Transcribed from volume I of Kansas: a cyclopedia of state history, embracing events, institutions, industries, counties, cities, towns, prominent persons, etc. ... / with a supplementary volume devoted to selected personal history and reminiscence. Standard Pub. Co. Chicago : 1912. 3 v. in 4. : front., ill., ports.; 28 cm. Vols. I-II edited by Frank W. Blackmar. Transcribed May 2002 by Carolyn Ward.


Free Employment Bureau.—The Kansas free employment bureau was established by the act of March 5, 1901, "for the purpose of providing employment agencies in all cities of the first and second class within the state." It was placed under the management of an officer known as the "director of free employment," with a salary of $1,200 a year and $500 for postage and office expenses. Under the law free employment agencies were established in a large number of cities, the agents being required to register the names and addresses of all persons asking for employment and report the same to the director, who was to make reports annually showing the work of the bureau.

Theodore B. Gerow was appointed director of free employment on April 8, 1901, and served until his death in 1908. His widow continued to conduct the affairs of the bureau and made the annual report for that year. In 1909 Charles Harris was appointed director. His report for the year 1910 shows that during the year there were 34,340 applications for employment, and on the other hand there were 33,153 applications from persons asking for help. Through the medium of the bureau, 29,575 found employment. One of the greatest benefits resulting from the bureau is in its aid in furnishing harvest hands to the great wheat fields of western Kansas. When harvest time comes, acres and acres of wheat in the western counties all ripen about the same time, and, it sometimes happens that men despatched by the bureau for a certain district are intercepted by wheat growers before they reach their destination. In some instances harvest hands have been almost dragged from the trains by force, so great has been the demand for help. In the establishment of this institution Kansas has shown a progressive spirit, by giving the services of a state official to the assistance of the worthy unemployed, thus enabling them to escape the clutches of private employment agencies, with which the payment of a fee is the main consideration.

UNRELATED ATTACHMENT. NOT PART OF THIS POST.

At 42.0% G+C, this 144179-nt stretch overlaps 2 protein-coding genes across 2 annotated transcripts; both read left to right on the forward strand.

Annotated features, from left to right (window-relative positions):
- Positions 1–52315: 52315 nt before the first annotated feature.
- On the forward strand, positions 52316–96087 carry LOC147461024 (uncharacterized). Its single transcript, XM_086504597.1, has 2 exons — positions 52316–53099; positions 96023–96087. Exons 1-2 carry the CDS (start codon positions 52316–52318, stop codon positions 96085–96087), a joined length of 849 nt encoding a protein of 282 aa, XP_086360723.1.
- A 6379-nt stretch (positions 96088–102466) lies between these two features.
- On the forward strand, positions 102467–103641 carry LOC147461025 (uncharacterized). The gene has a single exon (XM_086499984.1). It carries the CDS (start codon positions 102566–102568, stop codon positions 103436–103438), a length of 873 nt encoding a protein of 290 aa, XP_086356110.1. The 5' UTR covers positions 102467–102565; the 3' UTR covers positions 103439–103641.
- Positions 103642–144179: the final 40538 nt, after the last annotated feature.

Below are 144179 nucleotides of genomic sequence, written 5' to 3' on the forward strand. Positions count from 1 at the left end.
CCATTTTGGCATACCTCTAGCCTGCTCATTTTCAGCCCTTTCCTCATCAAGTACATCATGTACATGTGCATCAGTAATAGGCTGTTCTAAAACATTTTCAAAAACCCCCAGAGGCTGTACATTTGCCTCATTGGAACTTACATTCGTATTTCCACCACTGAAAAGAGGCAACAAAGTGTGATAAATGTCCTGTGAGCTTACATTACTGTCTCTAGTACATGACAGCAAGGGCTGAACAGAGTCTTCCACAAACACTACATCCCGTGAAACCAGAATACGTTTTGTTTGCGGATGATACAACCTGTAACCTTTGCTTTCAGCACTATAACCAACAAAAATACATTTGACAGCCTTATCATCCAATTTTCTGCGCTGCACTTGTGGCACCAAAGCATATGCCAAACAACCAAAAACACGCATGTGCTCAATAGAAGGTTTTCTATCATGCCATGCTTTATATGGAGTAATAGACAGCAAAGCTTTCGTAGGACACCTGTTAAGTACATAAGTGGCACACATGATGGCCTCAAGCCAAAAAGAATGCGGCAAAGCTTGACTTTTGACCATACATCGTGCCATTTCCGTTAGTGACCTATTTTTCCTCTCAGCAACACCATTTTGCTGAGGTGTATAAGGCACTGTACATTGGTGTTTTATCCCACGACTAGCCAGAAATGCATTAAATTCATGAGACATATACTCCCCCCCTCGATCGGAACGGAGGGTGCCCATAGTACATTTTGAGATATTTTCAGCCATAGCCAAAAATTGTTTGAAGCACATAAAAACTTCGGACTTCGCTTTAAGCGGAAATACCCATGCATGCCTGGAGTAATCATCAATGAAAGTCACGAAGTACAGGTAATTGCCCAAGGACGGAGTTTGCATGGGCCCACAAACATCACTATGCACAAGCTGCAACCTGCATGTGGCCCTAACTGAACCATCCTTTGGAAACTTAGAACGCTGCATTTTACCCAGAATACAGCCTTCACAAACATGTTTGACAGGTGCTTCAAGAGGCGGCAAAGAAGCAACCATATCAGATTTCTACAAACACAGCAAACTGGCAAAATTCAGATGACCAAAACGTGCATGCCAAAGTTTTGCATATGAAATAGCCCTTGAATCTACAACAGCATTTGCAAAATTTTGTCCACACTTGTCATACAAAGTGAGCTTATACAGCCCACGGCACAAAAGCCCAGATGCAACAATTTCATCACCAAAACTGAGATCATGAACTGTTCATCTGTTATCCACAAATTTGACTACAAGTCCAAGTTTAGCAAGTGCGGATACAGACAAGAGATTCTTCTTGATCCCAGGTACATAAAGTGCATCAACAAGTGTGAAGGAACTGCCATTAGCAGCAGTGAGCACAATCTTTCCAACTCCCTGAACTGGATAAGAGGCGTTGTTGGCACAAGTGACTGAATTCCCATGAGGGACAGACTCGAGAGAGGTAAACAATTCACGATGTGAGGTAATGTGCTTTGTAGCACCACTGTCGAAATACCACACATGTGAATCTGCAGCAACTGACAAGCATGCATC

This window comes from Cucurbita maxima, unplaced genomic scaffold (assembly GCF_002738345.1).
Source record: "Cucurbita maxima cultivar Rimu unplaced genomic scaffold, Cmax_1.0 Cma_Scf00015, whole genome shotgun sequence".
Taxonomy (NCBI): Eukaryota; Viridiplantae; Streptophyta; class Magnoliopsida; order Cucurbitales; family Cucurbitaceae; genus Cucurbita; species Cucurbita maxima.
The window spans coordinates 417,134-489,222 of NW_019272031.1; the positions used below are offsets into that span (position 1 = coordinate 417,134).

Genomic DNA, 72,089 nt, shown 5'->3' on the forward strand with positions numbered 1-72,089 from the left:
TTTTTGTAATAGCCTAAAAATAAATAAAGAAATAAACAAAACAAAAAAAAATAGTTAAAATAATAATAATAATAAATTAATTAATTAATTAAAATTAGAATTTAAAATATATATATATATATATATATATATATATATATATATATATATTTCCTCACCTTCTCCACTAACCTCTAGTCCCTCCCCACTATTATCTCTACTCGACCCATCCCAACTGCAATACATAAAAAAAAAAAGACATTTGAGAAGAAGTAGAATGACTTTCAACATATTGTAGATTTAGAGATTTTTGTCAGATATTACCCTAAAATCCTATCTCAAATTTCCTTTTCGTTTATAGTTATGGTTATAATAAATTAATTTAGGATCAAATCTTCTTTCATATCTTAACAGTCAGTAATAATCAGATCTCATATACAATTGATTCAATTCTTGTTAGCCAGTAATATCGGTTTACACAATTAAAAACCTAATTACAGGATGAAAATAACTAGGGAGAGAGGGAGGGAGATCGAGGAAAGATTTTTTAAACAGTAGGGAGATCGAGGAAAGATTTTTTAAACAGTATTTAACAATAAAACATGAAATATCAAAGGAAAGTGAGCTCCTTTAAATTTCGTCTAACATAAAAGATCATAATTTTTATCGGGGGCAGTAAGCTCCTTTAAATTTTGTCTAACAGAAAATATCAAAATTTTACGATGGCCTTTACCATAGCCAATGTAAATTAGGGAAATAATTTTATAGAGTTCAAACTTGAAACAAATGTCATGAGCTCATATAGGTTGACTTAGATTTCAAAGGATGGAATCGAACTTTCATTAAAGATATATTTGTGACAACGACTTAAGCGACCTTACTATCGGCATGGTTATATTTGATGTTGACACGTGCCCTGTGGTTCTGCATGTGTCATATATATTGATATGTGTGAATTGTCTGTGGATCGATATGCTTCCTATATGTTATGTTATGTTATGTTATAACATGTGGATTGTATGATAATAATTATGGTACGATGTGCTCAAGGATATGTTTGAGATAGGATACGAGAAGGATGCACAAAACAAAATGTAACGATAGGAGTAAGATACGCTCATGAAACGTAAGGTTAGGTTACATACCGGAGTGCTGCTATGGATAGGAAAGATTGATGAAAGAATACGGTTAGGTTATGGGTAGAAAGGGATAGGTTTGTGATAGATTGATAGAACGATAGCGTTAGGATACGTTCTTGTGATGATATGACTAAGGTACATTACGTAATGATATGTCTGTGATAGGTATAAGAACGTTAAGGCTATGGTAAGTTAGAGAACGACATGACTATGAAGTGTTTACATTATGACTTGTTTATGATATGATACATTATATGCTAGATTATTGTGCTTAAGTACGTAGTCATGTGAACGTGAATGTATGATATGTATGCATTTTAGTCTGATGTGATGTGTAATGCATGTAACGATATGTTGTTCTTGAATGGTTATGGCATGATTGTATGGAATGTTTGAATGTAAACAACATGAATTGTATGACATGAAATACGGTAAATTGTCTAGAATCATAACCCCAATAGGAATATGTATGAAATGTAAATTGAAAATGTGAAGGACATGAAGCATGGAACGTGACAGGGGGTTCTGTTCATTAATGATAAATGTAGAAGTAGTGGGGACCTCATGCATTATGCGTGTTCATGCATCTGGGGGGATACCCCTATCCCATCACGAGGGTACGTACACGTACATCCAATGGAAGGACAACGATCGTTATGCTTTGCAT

Pages 686-687 from volume I of Kansas: a cyclopedia of state history, embracing events, institutions, industries, counties, cities, towns, prominent persons, etc. ... / with a supplementary volume devoted to selected personal history and reminiscence. Standard Pub. Co. Chicago : 1912. 3 v. in 4. : front., ill., ports.; 28 cm. Vols. I-II edited by Frank W. Blackmar. Transcribed May 2002 by Carolyn Ward.

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VOLUME I

TITLE PAGE / LIST OF ILLUSTRATIONS
INTRODUCTION

A | B | C | D | E | F | G | H | I

VOLUME II

TITLE PAGE / LIST OF ILLUSTRATIONS

J | K | L | Mc | M | N | O | P | Q | R | S | T | U | V | W | X | Y | Z

VOLUME III

BIOGRAPHICAL INDEXES


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